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Health Tip: Treat Flea Infestation on Your Pet

(HealthDay News) -- Fleas thrive in hot and humid temperatures. So depending on where you live, fleas can be a year-round problem or a seasonal worry.

Adult fleas are no bigger than a sesame seed, making them difficult to spot. And they can easily jump from one pet to another, or even to a person.

The American Veterinary Medical Foundation says once a female flea finds a host, it will start laying eggs within 24 hours and will produce up to 50 eggs per day.

An egg may fall off a pet and onto the floor, where a flea pupae can remain dormant for weeks before emerging as an adult flea. The flea may then live 12 days to 6 months, depending on the conditions.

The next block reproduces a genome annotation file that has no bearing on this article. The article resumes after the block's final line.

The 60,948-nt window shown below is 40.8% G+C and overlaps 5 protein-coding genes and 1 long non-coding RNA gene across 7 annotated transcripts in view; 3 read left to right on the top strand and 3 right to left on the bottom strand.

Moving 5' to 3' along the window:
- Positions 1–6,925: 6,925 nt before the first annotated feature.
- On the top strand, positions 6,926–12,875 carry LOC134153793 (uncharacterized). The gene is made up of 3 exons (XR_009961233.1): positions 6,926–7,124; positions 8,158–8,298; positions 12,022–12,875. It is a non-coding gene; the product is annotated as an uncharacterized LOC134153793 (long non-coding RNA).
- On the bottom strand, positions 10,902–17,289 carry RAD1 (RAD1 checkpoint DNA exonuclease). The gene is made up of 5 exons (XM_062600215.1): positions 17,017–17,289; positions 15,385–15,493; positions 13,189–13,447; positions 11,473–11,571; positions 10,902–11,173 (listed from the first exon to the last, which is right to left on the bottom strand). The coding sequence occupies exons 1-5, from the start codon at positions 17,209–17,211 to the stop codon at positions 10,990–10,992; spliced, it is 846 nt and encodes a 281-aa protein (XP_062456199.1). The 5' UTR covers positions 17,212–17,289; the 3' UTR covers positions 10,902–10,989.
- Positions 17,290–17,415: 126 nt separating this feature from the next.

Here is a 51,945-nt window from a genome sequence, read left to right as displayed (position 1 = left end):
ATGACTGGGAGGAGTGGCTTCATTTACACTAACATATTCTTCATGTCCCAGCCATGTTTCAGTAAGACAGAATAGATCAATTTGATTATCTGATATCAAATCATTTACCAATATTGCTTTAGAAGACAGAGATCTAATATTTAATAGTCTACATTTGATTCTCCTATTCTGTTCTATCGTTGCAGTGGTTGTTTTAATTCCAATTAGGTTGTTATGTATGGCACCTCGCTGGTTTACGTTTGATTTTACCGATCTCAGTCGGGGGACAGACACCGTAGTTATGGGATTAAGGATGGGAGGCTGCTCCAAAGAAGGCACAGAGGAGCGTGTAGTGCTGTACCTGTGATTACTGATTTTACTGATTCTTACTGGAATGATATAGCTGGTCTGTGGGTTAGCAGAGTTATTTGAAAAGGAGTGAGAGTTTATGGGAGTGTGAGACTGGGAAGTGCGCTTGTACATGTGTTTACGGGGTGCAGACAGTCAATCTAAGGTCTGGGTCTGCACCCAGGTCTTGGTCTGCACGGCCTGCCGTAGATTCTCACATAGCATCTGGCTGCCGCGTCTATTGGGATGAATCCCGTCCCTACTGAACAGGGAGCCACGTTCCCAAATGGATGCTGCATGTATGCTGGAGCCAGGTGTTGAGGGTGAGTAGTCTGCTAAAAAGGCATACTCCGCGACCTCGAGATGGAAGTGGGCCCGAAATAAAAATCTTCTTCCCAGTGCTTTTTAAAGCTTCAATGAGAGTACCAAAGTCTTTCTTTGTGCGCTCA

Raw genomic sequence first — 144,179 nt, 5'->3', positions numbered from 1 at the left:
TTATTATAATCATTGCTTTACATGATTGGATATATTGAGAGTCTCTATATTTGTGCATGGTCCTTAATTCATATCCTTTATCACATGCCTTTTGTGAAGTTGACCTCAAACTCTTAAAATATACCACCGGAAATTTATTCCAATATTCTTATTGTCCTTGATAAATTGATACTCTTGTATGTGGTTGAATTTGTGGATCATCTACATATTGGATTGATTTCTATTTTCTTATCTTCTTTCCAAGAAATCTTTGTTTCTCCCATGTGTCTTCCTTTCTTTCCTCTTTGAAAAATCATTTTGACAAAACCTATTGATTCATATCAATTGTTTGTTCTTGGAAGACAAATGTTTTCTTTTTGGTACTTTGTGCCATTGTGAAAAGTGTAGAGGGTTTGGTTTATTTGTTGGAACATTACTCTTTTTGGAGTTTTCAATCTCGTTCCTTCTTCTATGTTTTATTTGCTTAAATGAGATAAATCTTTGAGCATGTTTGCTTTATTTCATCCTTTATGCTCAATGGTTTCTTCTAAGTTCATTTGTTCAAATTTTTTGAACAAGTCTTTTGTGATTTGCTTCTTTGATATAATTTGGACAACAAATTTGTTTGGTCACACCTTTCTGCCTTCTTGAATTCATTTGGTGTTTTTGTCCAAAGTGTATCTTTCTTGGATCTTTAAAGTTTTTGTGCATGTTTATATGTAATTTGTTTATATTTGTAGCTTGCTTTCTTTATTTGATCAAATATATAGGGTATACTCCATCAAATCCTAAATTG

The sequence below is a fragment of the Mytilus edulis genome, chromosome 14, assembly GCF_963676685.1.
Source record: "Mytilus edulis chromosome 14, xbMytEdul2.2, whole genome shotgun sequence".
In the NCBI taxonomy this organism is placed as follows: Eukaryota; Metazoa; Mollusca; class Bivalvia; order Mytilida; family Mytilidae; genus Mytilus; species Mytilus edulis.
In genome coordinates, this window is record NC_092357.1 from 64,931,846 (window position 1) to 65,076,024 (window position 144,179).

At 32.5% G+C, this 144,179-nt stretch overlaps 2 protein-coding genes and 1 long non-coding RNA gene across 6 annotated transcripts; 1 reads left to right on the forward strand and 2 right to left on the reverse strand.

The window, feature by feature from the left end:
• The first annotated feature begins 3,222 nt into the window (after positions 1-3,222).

Signs that your pet's infested range from mild redness to severe scratching.

If your pet and home become infested, the foundation suggests:

  • Have your pet treated with a product that will kill the fleas.

  • Clean your pet's sleeping area and wash all bedding.

  • Vacuum any floors and furniture that were visited by your pet. Do this frequently to prevent re-infestation.

  • Consider treating your home and lawn with an insecticide. Ask your vet what's appropriate.

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